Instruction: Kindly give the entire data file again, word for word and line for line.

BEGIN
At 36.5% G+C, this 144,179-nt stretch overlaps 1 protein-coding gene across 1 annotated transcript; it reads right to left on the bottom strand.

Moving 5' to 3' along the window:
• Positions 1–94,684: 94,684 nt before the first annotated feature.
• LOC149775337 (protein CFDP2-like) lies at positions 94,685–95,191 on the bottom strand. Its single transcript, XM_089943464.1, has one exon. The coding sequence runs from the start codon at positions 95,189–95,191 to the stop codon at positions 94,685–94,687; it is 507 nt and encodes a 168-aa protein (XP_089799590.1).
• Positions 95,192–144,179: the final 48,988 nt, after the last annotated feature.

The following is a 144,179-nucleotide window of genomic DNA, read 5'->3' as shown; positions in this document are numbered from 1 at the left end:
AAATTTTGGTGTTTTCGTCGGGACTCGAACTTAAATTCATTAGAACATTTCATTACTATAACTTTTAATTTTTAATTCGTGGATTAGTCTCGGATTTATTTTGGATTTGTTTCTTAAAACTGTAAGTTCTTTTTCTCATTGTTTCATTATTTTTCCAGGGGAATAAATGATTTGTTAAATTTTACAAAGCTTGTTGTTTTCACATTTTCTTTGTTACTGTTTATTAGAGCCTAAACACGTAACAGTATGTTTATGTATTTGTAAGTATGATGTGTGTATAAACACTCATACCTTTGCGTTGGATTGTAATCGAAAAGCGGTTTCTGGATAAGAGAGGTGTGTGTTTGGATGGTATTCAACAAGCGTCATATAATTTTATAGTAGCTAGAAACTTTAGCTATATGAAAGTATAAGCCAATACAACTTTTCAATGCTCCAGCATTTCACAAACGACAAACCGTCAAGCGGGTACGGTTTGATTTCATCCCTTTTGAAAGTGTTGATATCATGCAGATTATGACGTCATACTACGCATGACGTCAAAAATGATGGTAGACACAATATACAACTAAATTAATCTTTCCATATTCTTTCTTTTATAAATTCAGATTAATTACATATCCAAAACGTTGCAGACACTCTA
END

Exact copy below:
At 36.5% G+C, this 144,179-nt stretch overlaps 1 protein-coding gene across 1 annotated transcript; it reads right to left on the bottom strand.

Moving 5' to 3' along the window:
• Positions 1–94,684: 94,684 nt before the first annotated feature.
• LOC149775337 (protein CFDP2-like) lies at positions 94,685–95,191 on the bottom strand. Its single transcript, XM_089943464.1, has one exon. The coding sequence runs from the start codon at positions 95,189–95,191 to the stop codon at positions 94,685–94,687; it is 507 nt and encodes a 168-aa protein (XP_089799590.1).
• Positions 95,192–144,179: the final 48,988 nt, after the last annotated feature.

The following is a 144,179-nucleotide window of genomic DNA, read 5'->3' as shown; positions in this document are numbered from 1 at the left end:
AAATTTTGGTGTTTTCGTCGGGACTCGAACTTAAATTCATTAGAACATTTCATTACTATAACTTTTAATTTTTAATTCGTGGATTAGTCTCGGATTTATTTTGGATTTGTTTCTTAAAACTGTAAGTTCTTTTTCTCATTGTTTCATTATTTTTCCAGGGGAATAAATGATTTGTTAAATTTTACAAAGCTTGTTGTTTTCACATTTTCTTTGTTACTGTTTATTAGAGCCTAAACACGTAACAGTATGTTTATGTATTTGTAAGTATGATGTGTGTATAAACACTCATACCTTTGCGTTGGATTGTAATCGAAAAGCGGTTTCTGGATAAGAGAGGTGTGTGTTTGGATGGTATTCAACAAGCGTCATATAATTTTATAGTAGCTAGAAACTTTAGCTATATGAAAGTATAAGCCAATACAACTTTTCAATGCTCCAGCATTTCACAAACGACAAACCGTCAAGCGGGTACGGTTTGATTTCATCCCTTTTGAAAGTGTTGATATCATGCAGATTATGACGTCATACTACGCATGACGTCAAAAATGATGGTAGACACAATATACAACTAAATTAATCTTTCCATATTCTTTCTTTTATAAATTCAGATTAATTACATATCCAAAACGTTGCAGACACTCTA